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The Daily Tar Heel

Column: Romance got run over by a reindeer named Tinder

Texture courtesy of Adobe Stock.

As SZA so eloquently put it in a Saturday Night Live sketch last year, it’s “cuffing season” — the season of a nauseating procession of “soft launches”, meeting the family and a constant repeat of Mariah Carey’s “All I Want For Christmas Is You.” 

If there was a best time to be single, it wouldn’t be the holidays. Sure, you save money that you would’ve spent buying your partner a gift and you spare yourself the stress of making a good impression on the parents. But the extra money padding your pockets might not be worth having to play the perpetual role of third wheel at your hometown bar. Talk about fa-la-la-la-lonely.

It seems in the colder months of the year, people finally agree to abandon hookup culture and all of its frustrating requirements to stomach real romance for once. 

A month ago, it would’ve been way too much to ask for a guy you’re seeing to take you on a date because it’s “not that serious" and he “doesn’t do commitment.” Now, it seems the chill in the air has forced people to respect each other enough to convene outside of Snapchat and dark rooms. 

But, why do we only succumb to this type of dedication a few months out of the year? When did hookup culture take precedence over real connection?

I blame a myriad of things, but I’ll elaborate on two in particular: social media and dating apps. 

Social media is a breeding ground for unrealistic expectations. It’s a highlight reel that is specifically curated to make it clear to everyone that you are getting an A+ in life. While this can apply largely to looks and contests about who has more friends, it can also impact your perception of dating life. 

Scrolling through engagement or anniversary posts constantly can almost unintentionally put pressure on your love life to be that perfect or move that fast. You may find yourself focusing more on how your relationship presents itself online and less about your connection with that person.

As for online dating, some apps nowadays primarily traffic in casual dating and hookups. While you may occasionally stumble across someone who met their fiancé on Tinder, the app has long had a reputation of mainly servicing relationship-phobes and those seeking a rebound.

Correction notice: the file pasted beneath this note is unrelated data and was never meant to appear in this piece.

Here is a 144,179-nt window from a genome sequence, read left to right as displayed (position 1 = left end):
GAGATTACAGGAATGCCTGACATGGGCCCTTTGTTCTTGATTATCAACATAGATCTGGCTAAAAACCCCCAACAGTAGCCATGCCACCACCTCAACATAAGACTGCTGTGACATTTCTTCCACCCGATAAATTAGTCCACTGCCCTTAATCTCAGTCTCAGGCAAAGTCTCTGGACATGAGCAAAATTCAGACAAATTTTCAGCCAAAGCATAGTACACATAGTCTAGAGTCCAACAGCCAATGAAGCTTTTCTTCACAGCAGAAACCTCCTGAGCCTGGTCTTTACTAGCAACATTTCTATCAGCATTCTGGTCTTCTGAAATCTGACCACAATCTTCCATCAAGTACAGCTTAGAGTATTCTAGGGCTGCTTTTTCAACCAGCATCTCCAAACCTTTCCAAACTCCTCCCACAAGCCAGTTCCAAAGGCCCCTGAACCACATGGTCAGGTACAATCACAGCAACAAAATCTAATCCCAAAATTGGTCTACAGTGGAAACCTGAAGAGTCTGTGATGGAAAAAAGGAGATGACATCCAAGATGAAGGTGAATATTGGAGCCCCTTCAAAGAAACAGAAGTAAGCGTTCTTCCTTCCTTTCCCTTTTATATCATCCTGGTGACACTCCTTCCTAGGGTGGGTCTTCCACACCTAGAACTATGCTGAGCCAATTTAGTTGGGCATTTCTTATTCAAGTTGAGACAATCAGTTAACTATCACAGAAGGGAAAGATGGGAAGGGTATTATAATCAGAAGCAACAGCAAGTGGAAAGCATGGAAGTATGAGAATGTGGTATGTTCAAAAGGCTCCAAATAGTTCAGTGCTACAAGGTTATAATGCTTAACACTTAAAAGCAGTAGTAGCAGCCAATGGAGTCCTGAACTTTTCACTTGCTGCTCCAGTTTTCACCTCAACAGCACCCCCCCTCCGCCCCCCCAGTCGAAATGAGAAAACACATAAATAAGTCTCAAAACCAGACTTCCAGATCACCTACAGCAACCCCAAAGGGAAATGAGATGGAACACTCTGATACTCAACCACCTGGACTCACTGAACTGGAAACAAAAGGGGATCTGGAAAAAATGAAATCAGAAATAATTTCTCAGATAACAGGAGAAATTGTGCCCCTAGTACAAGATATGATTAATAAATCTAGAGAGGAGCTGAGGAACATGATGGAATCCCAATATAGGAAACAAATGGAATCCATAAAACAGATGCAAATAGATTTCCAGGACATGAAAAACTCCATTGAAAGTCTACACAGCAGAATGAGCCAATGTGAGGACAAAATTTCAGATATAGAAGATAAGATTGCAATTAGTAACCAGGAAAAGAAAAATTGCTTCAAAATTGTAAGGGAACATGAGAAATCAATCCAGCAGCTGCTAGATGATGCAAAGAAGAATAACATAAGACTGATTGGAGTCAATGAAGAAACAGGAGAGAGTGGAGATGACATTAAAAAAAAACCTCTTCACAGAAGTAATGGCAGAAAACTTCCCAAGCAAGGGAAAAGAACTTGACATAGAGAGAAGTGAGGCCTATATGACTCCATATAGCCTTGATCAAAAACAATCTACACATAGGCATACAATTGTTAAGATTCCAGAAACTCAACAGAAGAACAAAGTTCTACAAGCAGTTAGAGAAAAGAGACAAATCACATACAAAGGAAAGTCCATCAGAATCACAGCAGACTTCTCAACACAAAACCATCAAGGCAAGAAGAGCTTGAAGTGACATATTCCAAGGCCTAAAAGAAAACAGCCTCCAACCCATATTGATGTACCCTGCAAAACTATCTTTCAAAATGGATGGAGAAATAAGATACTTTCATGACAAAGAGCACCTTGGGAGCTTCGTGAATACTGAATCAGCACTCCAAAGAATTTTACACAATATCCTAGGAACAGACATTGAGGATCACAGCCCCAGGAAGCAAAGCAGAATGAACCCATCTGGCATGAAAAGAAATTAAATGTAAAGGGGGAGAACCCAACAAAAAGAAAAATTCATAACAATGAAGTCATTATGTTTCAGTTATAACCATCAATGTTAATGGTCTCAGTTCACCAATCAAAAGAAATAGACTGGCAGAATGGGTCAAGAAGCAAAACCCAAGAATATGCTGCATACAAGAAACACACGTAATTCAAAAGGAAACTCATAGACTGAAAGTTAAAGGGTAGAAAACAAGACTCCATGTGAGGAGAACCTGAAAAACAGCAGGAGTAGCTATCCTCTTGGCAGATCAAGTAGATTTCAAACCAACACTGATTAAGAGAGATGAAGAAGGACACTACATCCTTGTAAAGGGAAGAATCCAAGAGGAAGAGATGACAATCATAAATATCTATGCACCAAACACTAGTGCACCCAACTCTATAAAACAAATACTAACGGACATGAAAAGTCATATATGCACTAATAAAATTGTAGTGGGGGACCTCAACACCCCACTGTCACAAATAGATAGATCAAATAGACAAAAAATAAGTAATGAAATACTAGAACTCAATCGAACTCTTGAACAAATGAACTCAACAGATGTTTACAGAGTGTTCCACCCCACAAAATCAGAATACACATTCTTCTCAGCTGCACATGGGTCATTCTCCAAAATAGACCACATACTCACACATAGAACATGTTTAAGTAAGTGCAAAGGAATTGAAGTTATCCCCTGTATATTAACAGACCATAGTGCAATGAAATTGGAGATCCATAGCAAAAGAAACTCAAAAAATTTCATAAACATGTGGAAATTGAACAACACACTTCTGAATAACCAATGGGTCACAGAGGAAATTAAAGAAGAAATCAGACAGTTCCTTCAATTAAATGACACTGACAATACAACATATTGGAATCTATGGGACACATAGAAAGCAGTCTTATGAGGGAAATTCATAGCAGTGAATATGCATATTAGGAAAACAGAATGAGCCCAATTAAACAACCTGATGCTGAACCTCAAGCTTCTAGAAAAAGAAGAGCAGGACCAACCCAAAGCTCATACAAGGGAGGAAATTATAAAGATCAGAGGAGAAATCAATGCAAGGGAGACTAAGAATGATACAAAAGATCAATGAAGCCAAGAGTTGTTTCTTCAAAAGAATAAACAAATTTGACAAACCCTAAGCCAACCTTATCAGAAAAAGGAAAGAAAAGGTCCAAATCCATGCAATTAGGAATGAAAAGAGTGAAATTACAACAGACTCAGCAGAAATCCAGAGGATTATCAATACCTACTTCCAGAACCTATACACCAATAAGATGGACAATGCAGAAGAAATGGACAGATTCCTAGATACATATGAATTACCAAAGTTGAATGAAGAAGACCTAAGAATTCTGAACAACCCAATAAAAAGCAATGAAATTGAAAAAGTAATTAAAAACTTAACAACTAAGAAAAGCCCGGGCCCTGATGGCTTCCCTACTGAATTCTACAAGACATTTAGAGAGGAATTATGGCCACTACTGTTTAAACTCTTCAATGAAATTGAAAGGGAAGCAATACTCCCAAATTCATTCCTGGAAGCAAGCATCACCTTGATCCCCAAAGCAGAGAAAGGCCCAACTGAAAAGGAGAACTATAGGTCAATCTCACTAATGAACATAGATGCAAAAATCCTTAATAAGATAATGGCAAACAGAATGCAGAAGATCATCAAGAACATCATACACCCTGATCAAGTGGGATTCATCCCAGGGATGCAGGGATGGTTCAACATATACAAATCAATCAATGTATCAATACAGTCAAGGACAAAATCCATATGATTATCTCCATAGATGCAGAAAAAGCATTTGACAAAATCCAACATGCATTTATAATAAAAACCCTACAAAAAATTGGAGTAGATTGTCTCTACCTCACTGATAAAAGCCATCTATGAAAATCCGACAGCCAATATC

Some apps enable hookup culture while claiming to offer a one-way ticket out of it. Hinge boasts itself as the app that’s “designed to be deleted,” but how true can that be for a company that grossed $284 million in revenue last year? 

I hate to break it to you, but the dating app sitting in that hidden folder on your phone is likely about as invested in the success of your love life as your dog. You’re a subscriber statistic, nothing more. Capitalism is charming like that.

Even if these dating apps had nothing but pure intentions, it’s still strange for people to have access to thousands of posts from other singles looking to mingle. That kind of exposure can create a feeling of endless possibility and the potential for missed opportunity, which is why many would rather drink whole milk than settle down and delete the app. 

Hence the birth of hookup culture and the normalization of one-night stands, a combination that has seemingly given rise to the word “situationship” and stunted an entire generation’s ability to communicate their feelings, reach emotional intimacy and commit all at once.

Unfortunately, it seems the amalgamation of social media and dating apps has produced a modern dating scene ripe with double standards and mostly devoid of anything resembling real romance. But, chin up, if you’re not “cuffed” by Christmas, don’t worry, there will likely be plenty of reactivated Tinder accounts come April.

@dthopinion |

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